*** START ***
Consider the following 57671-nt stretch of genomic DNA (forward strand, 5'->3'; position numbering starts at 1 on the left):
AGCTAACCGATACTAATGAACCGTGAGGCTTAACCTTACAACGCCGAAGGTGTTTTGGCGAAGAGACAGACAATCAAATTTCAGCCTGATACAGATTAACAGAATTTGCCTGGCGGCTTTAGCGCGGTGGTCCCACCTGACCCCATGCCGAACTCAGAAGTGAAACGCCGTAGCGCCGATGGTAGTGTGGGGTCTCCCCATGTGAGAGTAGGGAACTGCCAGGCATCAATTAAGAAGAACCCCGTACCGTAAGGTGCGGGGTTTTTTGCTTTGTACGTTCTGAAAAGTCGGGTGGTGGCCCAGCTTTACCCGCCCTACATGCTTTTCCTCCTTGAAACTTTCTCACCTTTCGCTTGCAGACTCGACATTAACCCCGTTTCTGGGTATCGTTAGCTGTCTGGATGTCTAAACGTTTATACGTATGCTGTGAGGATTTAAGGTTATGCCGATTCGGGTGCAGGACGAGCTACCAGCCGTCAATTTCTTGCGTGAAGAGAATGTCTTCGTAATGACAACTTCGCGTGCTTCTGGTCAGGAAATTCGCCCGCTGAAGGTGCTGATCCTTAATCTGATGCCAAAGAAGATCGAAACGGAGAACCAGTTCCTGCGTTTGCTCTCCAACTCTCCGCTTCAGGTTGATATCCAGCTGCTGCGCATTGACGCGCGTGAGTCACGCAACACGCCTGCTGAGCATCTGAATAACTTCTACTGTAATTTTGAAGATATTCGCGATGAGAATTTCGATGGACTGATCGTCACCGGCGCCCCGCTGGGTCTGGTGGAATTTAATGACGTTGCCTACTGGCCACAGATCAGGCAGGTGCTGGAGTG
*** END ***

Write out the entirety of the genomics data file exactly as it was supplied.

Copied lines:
Consider the following 57671-nt stretch of genomic DNA (forward strand, 5'->3'; position numbering starts at 1 on the left):
AGCTAACCGATACTAATGAACCGTGAGGCTTAACCTTACAACGCCGAAGGTGTTTTGGCGAAGAGACAGACAATCAAATTTCAGCCTGATACAGATTAACAGAATTTGCCTGGCGGCTTTAGCGCGGTGGTCCCACCTGACCCCATGCCGAACTCAGAAGTGAAACGCCGTAGCGCCGATGGTAGTGTGGGGTCTCCCCATGTGAGAGTAGGGAACTGCCAGGCATCAATTAAGAAGAACCCCGTACCGTAAGGTGCGGGGTTTTTTGCTTTGTACGTTCTGAAAAGTCGGGTGGTGGCCCAGCTTTACCCGCCCTACATGCTTTTCCTCCTTGAAACTTTCTCACCTTTCGCTTGCAGACTCGACATTAACCCCGTTTCTGGGTATCGTTAGCTGTCTGGATGTCTAAACGTTTATACGTATGCTGTGAGGATTTAAGGTTATGCCGATTCGGGTGCAGGACGAGCTACCAGCCGTCAATTTCTTGCGTGAAGAGAATGTCTTCGTAATGACAACTTCGCGTGCTTCTGGTCAGGAAATTCGCCCGCTGAAGGTGCTGATCCTTAATCTGATGCCAAAGAAGATCGAAACGGAGAACCAGTTCCTGCGTTTGCTCTCCAACTCTCCGCTTCAGGTTGATATCCAGCTGCTGCGCATTGACGCGCGTGAGTCACGCAACACGCCTGCTGAGCATCTGAATAACTTCTACTGTAATTTTGAAGATATTCGCGATGAGAATTTCGATGGACTGATCGTCACCGGCGCCCCGCTGGGTCTGGTGGAATTTAATGACGTTGCCTACTGGCCACAGATCAGGCAGGTGCTGGAGTG